Tuesday, February 12, 2008

The Shack by William P. Young


Tell me all your thoughts on God?

Cause I would really like to meet her.

And ask her why we're who we are.

Tell me all your thoughts on God,

Cause I am on my way to see her.

-Dishwalla


The Shack by William P. Young Is about a father who loses his youngest child to the hands of a sexual predator. Angry with God as to why He would allow such things to happen the innocent, Mack questions his faith and God’s ability to love and want good things for his people. About a year after his daughter’s death Mack receives an invitation from “Papa” (His wife’s personal name for God) to visit with Him in the place where the last traces of his daughter were found, the shack. After confirming that the invitation hadn’t come from anyone he knew, Mack sets off into the cold winter day to meet the jerk he calls God.


When Mack gets to the shack it’s cold, empty, and still have the remnants of a blood stain from his daughters clothes. This is the end of the line for Mack and he loses it, screaming the typical “I hate yous” and “why did you let this happens” Mack storms out of the shack in frustration and sadness. Then the inevitable happens, in this isolated cold winter place of the soul a Disney like spring appears in a matter of seconds. The shack has now miraculously transformed into a cozy rustic cabin, and out of it comes, bursting forth a big black woman who calls herself, “Papa.” It’s God Himself in the form of a black woman to buck all traditional senses of the long white haired gent that seems so prevalent in our imaginings of Him. Along with Papa is an Asian woman of undetermined nationality, and a Jewish guy that looks suspiciously like a carpenter.


Yes, Mack gets a weekend retreat with the Trinity. In between nauseatingly perfectly crafted scenes where they laugh at things that don’t seem to be amusing, or eat food that comes from unknown corners of the world, there really are some in-depth discussions going on. A lot of them were way beyond my scope of understanding, and some of them seemed way out there in left field, but perhaps worth taking a second look at. Of course the first in-depth discussion is about Mack’s daughter, who Papa is, “especially fond of.” There was a particular brief scene that gripped when, when Mack brings his daughter up, and “Papa” begins to cry with sadness. I thought, it’d be interesting to know if God truly does weep with us when we’re sad….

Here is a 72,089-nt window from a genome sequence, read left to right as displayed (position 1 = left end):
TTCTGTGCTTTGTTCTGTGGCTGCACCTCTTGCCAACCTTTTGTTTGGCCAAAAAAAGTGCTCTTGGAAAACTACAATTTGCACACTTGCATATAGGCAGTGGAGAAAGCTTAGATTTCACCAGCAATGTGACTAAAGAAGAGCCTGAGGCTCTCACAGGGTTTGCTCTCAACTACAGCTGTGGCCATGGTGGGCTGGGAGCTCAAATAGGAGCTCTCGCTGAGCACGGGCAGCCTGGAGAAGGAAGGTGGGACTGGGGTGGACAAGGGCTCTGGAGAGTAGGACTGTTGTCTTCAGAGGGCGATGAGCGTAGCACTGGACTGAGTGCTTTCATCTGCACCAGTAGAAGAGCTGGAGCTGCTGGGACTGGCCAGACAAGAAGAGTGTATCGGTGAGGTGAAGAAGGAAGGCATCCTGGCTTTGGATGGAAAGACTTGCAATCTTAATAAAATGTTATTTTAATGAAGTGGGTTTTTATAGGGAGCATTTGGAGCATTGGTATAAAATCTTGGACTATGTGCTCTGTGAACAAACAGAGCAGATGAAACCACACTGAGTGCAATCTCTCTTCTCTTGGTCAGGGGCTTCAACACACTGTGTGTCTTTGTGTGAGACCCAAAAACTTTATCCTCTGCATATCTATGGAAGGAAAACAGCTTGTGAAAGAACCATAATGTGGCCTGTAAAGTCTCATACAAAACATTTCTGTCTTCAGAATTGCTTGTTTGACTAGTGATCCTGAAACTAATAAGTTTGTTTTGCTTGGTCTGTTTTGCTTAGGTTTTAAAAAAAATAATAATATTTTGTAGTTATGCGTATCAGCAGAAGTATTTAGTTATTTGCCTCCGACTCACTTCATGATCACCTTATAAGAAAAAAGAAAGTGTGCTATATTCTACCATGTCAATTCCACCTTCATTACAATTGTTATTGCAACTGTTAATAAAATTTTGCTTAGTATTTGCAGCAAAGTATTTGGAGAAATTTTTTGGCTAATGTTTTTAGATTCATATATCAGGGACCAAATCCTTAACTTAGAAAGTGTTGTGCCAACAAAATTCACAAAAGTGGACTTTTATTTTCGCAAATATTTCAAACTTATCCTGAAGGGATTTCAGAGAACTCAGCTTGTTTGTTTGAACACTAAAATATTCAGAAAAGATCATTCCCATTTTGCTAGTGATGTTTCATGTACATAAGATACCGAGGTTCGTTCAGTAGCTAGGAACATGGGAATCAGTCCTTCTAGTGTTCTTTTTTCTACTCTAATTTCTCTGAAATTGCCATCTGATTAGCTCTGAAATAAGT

The conversations continue as to the nature of freedom, the Trinity, and the judgment of God. They were all very interesting conversations, somewhat mind bending, and it was about three in the morning when I finished this book. It wasn’t exceptional writing, but I think a lot of his theories and ideas were unusual and possibly in the right circumstances, revolutionary. I think my favorite idea present in the books is that people are fractals, our lives seem to be in random patterns and happens but in the end it creates a something that fits together and makes sense, perfectly. I can only hope this true.

2 comments:

Carlton said...

I used to really like that song.

Anonymous said...

Mack received the letter 4 years after Missy's death.